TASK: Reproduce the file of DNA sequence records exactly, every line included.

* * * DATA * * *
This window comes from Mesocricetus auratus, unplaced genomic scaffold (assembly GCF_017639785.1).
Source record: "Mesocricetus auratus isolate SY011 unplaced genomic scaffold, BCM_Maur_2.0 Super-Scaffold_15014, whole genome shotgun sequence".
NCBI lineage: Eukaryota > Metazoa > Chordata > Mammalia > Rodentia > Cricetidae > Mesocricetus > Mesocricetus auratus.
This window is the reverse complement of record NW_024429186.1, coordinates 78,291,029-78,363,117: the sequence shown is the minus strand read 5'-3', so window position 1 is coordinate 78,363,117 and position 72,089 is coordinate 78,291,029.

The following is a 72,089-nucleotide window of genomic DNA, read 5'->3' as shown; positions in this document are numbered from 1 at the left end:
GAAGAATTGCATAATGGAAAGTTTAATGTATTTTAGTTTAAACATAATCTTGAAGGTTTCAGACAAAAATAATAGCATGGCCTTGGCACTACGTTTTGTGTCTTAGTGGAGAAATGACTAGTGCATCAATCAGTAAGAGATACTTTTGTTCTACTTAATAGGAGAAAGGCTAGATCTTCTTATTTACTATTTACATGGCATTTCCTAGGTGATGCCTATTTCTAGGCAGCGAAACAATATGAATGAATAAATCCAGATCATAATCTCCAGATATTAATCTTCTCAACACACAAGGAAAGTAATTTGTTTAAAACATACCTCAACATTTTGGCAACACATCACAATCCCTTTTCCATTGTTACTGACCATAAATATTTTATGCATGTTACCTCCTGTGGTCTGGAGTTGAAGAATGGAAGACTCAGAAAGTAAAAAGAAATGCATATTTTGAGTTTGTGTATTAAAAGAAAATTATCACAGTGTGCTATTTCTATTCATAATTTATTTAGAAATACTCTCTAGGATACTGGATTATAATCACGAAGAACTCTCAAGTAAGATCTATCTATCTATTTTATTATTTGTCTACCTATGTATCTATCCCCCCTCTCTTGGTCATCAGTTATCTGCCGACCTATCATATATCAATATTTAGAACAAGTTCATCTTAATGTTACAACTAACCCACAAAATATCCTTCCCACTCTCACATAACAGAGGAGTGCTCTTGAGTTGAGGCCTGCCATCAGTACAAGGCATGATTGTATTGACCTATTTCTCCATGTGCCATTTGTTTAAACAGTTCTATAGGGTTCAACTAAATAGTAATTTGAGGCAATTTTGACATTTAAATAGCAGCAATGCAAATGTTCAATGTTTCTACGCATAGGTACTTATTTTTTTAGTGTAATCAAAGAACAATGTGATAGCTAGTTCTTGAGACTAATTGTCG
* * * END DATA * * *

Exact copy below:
This window comes from Mesocricetus auratus, unplaced genomic scaffold (assembly GCF_017639785.1).
Source record: "Mesocricetus auratus isolate SY011 unplaced genomic scaffold, BCM_Maur_2.0 Super-Scaffold_15014, whole genome shotgun sequence".
NCBI lineage: Eukaryota > Metazoa > Chordata > Mammalia > Rodentia > Cricetidae > Mesocricetus > Mesocricetus auratus.
This window is the reverse complement of record NW_024429186.1, coordinates 78,291,029-78,363,117: the sequence shown is the minus strand read 5'-3', so window position 1 is coordinate 78,363,117 and position 72,089 is coordinate 78,291,029.

The following is a 72,089-nucleotide window of genomic DNA, read 5'->3' as shown; positions in this document are numbered from 1 at the left end:
GAAGAATTGCATAATGGAAAGTTTAATGTATTTTAGTTTAAACATAATCTTGAAGGTTTCAGACAAAAATAATAGCATGGCCTTGGCACTACGTTTTGTGTCTTAGTGGAGAAATGACTAGTGCATCAATCAGTAAGAGATACTTTTGTTCTACTTAATAGGAGAAAGGCTAGATCTTCTTATTTACTATTTACATGGCATTTCCTAGGTGATGCCTATTTCTAGGCAGCGAAACAATATGAATGAATAAATCCAGATCATAATCTCCAGATATTAATCTTCTCAACACACAAGGAAAGTAATTTGTTTAAAACATACCTCAACATTTTGGCAACACATCACAATCCCTTTTCCATTGTTACTGACCATAAATATTTTATGCATGTTACCTCCTGTGGTCTGGAGTTGAAGAATGGAAGACTCAGAAAGTAAAAAGAAATGCATATTTTGAGTTTGTGTATTAAAAGAAAATTATCACAGTGTGCTATTTCTATTCATAATTTATTTAGAAATACTCTCTAGGATACTGGATTATAATCACGAAGAACTCTCAAGTAAGATCTATCTATCTATTTTATTATTTGTCTACCTATGTATCTATCCCCCCTCTCTTGGTCATCAGTTATCTGCCGACCTATCATATATCAATATTTAGAACAAGTTCATCTTAATGTTACAACTAACCCACAAAATATCCTTCCCACTCTCACATAACAGAGGAGTGCTCTTGAGTTGAGGCCTGCCATCAGTACAAGGCATGATTGTATTGACCTATTTCTCCATGTGCCATTTGTTTAAACAGTTCTATAGGGTTCAACTAAATAGTAATTTGAGGCAATTTTGACATTTAAATAGCAGCAATGCAAATGTTCAATGTTTCTACGCATAGGTACTTATTTTTTTAGTGTAATCAAAGAACAATGTGATAGCTAGTTCTTGAGACTAATTGTCG